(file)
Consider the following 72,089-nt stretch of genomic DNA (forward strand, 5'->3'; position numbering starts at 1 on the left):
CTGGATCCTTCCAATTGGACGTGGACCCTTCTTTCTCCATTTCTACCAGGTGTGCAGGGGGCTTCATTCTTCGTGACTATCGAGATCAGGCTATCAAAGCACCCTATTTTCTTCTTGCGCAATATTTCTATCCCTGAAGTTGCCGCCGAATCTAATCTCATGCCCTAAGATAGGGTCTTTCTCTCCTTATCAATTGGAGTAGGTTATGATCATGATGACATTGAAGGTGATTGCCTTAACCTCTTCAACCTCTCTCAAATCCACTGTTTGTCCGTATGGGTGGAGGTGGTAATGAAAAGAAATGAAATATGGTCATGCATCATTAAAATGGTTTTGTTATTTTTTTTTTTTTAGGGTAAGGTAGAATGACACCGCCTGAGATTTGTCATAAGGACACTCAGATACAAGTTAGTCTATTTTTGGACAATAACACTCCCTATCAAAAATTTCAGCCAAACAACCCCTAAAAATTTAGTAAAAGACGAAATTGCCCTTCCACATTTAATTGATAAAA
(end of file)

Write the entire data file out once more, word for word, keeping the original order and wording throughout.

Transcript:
Consider the following 72,089-nt stretch of genomic DNA (forward strand, 5'->3'; position numbering starts at 1 on the left):
CTGGATCCTTCCAATTGGACGTGGACCCTTCTTTCTCCATTTCTACCAGGTGTGCAGGGGGCTTCATTCTTCGTGACTATCGAGATCAGGCTATCAAAGCACCCTATTTTCTTCTTGCGCAATATTTCTATCCCTGAAGTTGCCGCCGAATCTAATCTCATGCCCTAAGATAGGGTCTTTCTCTCCTTATCAATTGGAGTAGGTTATGATCATGATGACATTGAAGGTGATTGCCTTAACCTCTTCAACCTCTCTCAAATCCACTGTTTGTCCGTATGGGTGGAGGTGGTAATGAAAAGAAATGAAATATGGTCATGCATCATTAAAATGGTTTTGTTATTTTTTTTTTTTTAGGGTAAGGTAGAATGACACCGCCTGAGATTTGTCATAAGGACACTCAGATACAAGTTAGTCTATTTTTGGACAATAACACTCCCTATCAAAAATTTCAGCCAAACAACCCCTAAAAATTTAGTAAAAGACGAAATTGCCCTTCCACATTTAATTGATAAAA